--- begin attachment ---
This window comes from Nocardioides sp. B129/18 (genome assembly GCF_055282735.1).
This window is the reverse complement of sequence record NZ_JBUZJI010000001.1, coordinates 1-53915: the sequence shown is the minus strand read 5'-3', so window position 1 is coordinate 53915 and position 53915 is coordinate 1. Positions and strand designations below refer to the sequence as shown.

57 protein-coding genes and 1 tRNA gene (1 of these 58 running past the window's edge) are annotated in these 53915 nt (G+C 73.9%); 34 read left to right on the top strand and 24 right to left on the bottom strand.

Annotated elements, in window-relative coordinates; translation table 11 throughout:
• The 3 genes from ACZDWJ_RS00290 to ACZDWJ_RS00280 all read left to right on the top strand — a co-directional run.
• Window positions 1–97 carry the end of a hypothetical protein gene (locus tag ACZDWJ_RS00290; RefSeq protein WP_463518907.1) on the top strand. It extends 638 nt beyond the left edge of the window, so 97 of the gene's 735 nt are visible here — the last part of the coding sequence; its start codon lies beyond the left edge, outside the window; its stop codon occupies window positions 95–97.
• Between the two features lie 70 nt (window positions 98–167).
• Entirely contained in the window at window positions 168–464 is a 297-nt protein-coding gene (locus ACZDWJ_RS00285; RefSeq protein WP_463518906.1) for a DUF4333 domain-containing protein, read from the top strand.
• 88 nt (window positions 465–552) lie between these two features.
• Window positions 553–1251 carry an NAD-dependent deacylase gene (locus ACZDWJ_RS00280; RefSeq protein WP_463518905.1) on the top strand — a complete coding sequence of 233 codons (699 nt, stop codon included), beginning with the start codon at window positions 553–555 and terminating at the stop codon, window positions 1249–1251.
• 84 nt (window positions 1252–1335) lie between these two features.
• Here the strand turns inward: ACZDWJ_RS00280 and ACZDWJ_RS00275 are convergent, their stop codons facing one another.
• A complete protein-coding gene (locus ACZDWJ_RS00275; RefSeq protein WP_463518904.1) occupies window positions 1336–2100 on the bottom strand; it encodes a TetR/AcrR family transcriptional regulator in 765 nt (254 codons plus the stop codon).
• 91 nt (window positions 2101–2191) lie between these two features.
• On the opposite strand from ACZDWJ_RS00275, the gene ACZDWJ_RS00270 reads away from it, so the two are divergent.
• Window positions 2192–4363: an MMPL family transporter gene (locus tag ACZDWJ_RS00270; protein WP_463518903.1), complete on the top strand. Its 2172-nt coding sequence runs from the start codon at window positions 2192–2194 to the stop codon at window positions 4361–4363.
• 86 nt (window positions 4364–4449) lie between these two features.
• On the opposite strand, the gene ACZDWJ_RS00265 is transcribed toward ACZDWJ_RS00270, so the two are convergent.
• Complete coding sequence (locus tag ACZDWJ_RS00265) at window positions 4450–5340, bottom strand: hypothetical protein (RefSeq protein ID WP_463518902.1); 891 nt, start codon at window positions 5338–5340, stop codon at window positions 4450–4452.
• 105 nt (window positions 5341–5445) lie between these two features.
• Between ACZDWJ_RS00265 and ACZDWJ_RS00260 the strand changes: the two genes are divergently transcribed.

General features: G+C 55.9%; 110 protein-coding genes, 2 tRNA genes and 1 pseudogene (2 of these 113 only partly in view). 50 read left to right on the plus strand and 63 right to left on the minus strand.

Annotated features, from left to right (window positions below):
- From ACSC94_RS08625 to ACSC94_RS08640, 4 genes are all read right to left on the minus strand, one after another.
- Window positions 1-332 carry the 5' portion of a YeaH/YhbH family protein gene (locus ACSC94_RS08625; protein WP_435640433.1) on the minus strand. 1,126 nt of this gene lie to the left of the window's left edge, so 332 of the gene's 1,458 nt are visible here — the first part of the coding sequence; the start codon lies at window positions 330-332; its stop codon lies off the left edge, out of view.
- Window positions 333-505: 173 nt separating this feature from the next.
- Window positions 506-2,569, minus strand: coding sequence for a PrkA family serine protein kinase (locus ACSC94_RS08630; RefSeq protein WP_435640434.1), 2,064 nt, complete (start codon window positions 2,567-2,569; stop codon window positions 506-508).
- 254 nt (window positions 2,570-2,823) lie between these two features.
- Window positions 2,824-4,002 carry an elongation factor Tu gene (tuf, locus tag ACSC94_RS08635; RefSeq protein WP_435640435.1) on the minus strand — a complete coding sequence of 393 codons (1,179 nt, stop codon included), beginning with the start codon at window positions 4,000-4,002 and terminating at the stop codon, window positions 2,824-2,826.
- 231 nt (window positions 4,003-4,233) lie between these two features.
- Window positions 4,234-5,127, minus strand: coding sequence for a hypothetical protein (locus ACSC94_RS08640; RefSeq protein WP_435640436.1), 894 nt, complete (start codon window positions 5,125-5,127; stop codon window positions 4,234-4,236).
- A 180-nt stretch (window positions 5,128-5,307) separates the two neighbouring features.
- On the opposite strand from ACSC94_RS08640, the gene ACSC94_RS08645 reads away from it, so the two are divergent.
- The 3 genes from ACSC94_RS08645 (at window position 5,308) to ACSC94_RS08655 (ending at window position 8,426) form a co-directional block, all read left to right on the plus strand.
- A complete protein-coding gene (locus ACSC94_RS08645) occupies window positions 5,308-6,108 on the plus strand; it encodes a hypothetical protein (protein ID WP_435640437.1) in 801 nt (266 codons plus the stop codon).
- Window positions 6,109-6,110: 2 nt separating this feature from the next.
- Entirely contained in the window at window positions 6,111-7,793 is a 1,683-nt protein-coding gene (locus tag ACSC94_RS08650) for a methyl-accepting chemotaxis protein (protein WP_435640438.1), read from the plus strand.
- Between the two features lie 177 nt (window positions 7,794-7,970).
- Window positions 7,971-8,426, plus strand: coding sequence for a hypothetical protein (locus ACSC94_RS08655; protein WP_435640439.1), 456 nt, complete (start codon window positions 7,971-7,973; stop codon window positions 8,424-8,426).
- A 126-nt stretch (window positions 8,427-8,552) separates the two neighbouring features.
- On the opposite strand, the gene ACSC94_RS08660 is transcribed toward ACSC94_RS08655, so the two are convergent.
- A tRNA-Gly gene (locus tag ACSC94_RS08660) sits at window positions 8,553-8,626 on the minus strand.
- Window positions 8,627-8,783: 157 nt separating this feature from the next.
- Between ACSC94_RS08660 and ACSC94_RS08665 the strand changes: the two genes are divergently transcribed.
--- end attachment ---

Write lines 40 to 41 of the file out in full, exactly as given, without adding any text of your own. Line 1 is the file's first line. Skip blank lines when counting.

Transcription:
- A 126-nt stretch (window positions 8,427-8,552) separates the two neighbouring features.
- On the opposite strand, the gene ACSC94_RS08660 is transcribed toward ACSC94_RS08655, so the two are convergent.